Employing Intelligent Decision Systems to Aid in Information Technology Project Status Decisions

Employing Intelligent Decision Systems to Aid in Information Technology Project Status Decisions

Anthony P. Barnes (Towson University, USA) and Robert J. Hammell (Towson University, USA)
DOI: 10.4018/978-1-61520-605-6.ch001
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When a firm initiates and invests into an information technology (IT) project, it is usually with the intention of realizing benefits in the informational, strategic, transactional, and infrastructure objective areas of its IT portfolio (Weill & Broadbent, 1998). From the project management perspective, it is critical to know how the project is performing from the viewpoint of scope, schedule, cost, and other constraints. Lewis (2008) reports that 70% of IT-related projects do not meet their objective. This chapter examines the use of a case-based reasoning decision support architecture that provides a collaborative intelligent agent system to aid in recommending the status of a project using color indicators (Red, Yellow, Green) derived from the progress and condition of the project-related constraints.
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When a firm makes the decision to invest into an information technology project, the purpose may be to gain a competitive advantage, improve its position in the industry, or evolve its business strategy. Before the project is initiated, it is important for the firm to discuss risks, qualitative benefits, implementation costs, completion dates, and the staff required to successfully complete the project. It is advantageous of the firm to employ tools and techniques to help ensure the successful completion of the project. (Applegate, Austin & McFarlan, 2003)

Project management is the discipline that provides skills, tools, and techniques to guide the execution of a project (PMI, 2004). The definitive advantage that a firm gains through implementing project management techniques is a higher probability to have a customer (or the firm itself if it is performing an internal project) who is satisfied with the project’s result (Gido & Clements, 2006). A project is defined as a temporary endeavor with the objective to produce a unique product, service, or result (Gido & Clements, 2006; PMI, 2004). The project objective is defined through its constraints of scope – the amount of work that will be completed to satisfy the customer; schedule – the amount of time needed to complete the scope through planned start and finish dates for project activities; and cost – the amount of money that the customer has budgeted for the completion and acceptance of project deliverables. (Gido & Clements, 2006; PMI, 2004)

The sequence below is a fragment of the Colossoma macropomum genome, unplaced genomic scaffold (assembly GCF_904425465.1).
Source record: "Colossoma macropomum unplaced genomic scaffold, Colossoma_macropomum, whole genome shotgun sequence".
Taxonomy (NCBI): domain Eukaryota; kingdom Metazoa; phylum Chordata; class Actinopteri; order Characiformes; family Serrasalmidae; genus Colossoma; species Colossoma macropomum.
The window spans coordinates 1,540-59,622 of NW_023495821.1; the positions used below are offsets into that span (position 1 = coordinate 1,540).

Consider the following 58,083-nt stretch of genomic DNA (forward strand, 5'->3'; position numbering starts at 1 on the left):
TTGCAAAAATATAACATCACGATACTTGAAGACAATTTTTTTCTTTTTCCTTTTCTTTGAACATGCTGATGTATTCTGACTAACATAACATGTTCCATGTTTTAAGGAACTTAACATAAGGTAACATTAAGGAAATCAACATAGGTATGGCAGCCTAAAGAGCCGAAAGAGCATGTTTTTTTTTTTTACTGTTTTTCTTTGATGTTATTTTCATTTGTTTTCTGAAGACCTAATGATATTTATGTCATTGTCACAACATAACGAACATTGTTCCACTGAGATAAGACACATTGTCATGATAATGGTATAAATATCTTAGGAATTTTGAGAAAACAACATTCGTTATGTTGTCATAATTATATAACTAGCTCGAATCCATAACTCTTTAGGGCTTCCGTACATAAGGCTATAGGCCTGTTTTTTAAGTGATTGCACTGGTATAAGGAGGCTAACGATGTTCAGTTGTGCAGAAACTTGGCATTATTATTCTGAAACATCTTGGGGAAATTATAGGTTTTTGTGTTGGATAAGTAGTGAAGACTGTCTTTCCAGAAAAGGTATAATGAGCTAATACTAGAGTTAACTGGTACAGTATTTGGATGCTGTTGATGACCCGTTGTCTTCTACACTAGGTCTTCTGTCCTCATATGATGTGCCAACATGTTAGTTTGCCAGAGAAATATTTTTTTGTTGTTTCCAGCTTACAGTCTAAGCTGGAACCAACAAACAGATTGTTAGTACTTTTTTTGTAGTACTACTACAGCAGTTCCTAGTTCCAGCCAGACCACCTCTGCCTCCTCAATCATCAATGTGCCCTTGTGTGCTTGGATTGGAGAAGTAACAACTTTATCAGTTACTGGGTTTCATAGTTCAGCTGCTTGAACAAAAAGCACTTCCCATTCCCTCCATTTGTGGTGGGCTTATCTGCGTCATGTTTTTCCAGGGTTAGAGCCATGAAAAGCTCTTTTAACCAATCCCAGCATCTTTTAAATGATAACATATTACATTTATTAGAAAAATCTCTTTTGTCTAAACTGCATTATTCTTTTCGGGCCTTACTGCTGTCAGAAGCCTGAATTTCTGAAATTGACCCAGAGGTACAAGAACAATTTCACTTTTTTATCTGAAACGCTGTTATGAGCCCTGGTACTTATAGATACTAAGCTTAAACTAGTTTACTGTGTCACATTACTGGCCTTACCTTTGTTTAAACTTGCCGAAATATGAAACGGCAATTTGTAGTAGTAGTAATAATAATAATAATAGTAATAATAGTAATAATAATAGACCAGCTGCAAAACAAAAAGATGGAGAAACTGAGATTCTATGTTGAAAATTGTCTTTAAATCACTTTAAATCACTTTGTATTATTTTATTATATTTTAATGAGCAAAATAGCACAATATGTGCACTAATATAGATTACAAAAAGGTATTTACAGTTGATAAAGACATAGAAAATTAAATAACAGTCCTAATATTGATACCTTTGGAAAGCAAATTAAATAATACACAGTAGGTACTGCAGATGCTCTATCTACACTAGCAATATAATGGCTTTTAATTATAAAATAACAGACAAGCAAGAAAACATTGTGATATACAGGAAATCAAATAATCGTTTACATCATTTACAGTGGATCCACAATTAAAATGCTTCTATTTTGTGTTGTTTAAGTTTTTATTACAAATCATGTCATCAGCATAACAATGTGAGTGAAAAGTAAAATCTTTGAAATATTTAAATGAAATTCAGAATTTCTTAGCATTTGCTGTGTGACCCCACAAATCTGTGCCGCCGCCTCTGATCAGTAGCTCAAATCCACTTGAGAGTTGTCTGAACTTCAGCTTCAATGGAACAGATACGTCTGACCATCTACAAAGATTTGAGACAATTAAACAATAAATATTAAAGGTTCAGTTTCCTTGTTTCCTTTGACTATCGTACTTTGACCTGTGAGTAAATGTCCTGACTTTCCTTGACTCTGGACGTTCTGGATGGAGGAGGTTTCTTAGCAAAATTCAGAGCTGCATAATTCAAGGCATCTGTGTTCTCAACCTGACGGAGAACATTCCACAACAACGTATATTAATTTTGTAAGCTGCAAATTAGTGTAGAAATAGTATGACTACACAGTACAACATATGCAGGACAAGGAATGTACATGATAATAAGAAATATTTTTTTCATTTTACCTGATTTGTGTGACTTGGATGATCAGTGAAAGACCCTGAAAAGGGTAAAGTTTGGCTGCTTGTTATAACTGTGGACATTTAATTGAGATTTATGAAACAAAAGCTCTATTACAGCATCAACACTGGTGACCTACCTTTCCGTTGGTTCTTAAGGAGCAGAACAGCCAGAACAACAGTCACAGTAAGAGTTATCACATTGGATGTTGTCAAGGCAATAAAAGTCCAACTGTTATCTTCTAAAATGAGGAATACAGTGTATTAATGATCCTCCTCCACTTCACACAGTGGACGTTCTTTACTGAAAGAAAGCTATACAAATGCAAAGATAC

A Project Manager assumes the lead role in planning, organizing, and controlling the tasks and resources that embody the project. Performing these duties includes defining the project objective; developing a plan to accomplish project objectives; securing proper resources to perform the project; assigning responsibility and delegating authority to project team members; and tracking actual and planned progress of the project. (Gido & Clements, 2006)

During the execution of a project, the status of completion of its tasks is pivotal in understanding if the project is progressing as planned. If a task is not completed on time, the impact could be a slippage in the project schedule, which can result in the need to obtain more resources to set the project back on the planned schedule. Acquiring more resources to complete a project may not only affect the schedule of the project (training time of newly acquired human resources), but also the scope (how much work can actually be completed before the delivery date) and cost (the amount of money needed to acquire more human resources and equipment). In all cases, the firm may inherit unplanned overhead that can have a negative impact on the strength of its information technology investment portfolio. (Weill, 1998)

Although there have been advancements in technology and modern processes, the ability to manage a large project has been problematic due to complexity. The intricacy associated with managing the complexity of information technology projects has led to reports that 70% of all IT-related projects do not meet their objectives (Lewis, 2008).

Therefore, it is important to correctly diagnose and maintain visibility of the status for large, complex projects (Burgess, 2003). Proper diagnosis of the project is a decision that requires input from other sources besides the project manager. In the natural project management environment, determining the status of a project also involves input from various lines of service and stakeholders -- the project team. Each of these lines of services and stakeholders serve as experts that possess knowledge and experiences that allow them to view the context of the project from a different point of view and give their own assessment of the project status. The input from these experts is invaluable due to their knowledge and experience in certain situational contexts. The decision of the project status is determined by a project manager that takes into account all of the available assessments. When a large number of decision variables are present, it becomes difficult for the human mind, in this case the project manager, to perform a successful decision analysis (Felsen, 1976).

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